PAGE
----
02 Feb What is Good Governance?
What is good governance and how do we measure it? These are the questions which the Institute of Directors in association with Cass Business School set out to answer in a joint report. The key test for any company’s corporate governance regime is whether it helps deliver growth to shareholder value over the longer term. There are a number of definitions for corporate governance, one of the best being the 12 key guidelines set out by the Quoted Companies Alliance.
However, whilst the attributes which define a good governance regime are relatively straightforward, as IOD director Ken Olisa says in the forward to the report, it can be difficult to recognise good governance because “much of it takes place behind closed doors in the boardrooms and executive suites all companies.” This, according to Mr Olisa, can mean that interested parties are confined to observing consequences rather than understanding the actual workings of the governance framework.
In a bid to redress this, the study introduced new ways to look at corporate governance, drawing on the perceptions of business practitioners alongside an analysis of some 50 factors which have been identified as providing an indication of the way in which an organisation is governed . These factors include board effectiveness and relationships, shareholder and stakeholder relations, risk and remuneration, and the business environment.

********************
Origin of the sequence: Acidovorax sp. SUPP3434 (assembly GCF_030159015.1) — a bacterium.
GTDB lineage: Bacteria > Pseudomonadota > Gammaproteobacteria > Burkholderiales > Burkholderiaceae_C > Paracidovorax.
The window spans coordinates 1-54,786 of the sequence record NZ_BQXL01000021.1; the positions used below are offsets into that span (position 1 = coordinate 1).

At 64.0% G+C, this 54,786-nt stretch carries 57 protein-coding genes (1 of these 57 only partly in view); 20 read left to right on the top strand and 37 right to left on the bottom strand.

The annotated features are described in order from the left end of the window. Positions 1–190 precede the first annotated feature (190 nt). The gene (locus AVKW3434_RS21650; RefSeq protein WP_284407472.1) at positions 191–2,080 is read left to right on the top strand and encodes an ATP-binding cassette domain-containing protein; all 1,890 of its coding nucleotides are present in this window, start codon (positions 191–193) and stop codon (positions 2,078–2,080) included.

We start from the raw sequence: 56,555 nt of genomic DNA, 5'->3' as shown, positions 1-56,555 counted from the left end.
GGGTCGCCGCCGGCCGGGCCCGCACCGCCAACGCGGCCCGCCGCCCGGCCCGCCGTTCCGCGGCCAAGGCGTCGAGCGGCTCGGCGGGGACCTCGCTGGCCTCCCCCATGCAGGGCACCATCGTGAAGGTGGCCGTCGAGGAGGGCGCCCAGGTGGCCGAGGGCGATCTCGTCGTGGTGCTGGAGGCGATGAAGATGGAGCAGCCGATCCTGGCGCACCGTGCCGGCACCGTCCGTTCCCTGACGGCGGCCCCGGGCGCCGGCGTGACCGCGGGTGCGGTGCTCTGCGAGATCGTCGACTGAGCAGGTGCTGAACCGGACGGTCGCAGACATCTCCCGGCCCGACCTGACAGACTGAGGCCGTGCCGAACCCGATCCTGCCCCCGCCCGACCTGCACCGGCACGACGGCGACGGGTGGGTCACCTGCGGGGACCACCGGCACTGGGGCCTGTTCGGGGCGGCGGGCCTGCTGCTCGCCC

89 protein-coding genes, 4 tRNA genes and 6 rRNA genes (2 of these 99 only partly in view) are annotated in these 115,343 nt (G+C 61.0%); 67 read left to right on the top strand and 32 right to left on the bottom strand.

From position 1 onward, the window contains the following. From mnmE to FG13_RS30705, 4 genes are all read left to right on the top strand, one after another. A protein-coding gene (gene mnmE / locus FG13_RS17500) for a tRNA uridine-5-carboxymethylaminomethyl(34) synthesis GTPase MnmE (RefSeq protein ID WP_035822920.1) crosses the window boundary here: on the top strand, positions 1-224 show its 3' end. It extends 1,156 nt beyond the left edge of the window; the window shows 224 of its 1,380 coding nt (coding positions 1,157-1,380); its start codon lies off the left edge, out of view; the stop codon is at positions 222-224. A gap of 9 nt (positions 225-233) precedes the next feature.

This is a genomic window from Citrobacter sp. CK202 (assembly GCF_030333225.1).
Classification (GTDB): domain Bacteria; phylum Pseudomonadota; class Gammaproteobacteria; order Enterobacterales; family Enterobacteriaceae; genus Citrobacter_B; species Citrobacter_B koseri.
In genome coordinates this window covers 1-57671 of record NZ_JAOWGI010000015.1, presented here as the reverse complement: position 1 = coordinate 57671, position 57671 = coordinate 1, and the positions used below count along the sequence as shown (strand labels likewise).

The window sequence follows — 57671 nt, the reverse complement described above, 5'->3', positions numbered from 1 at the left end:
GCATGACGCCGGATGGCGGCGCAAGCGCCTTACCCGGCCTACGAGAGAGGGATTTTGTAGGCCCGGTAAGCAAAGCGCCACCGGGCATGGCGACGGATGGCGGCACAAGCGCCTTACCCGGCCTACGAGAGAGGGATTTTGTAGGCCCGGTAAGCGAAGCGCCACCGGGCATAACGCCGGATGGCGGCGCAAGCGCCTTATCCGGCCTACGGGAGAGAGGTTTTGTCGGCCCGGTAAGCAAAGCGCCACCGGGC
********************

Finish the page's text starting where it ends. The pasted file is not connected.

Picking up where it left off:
An important element of the study was the identification and application of a range of methodologies in a bid to identify the optimum pathway towards measuring corporate governance. Although further work is required before a solution is reached there are a couple of interesting conclusions which the report’s authors have highlighted. Perhaps unsurprisingly, the study concluded that companies with higher governance scores have reputational advantage. Interestingly, the study also concluded that high profile companies have reputational disadvantage, perhaps leading one to the conclusion that the higher the profile, the harder an organisation will have to work if it is to build a strong reputation.
The results of the research have been thrown open to the business community in the hope that the work done so far will act as a catalyst for further study. That there is some debate around governance can only be good in the long term for organisations, their investors and their customers. Commenting on the conclusions, Ken Olisa said “One of the key findings of our new research is that no one factor dictates whether a company is well-run, whether that’s the number of non-executives on a board or how often the auditor is changed. It is simply not correct for a company to say that because they have ticked certain boxes, they show good governance.”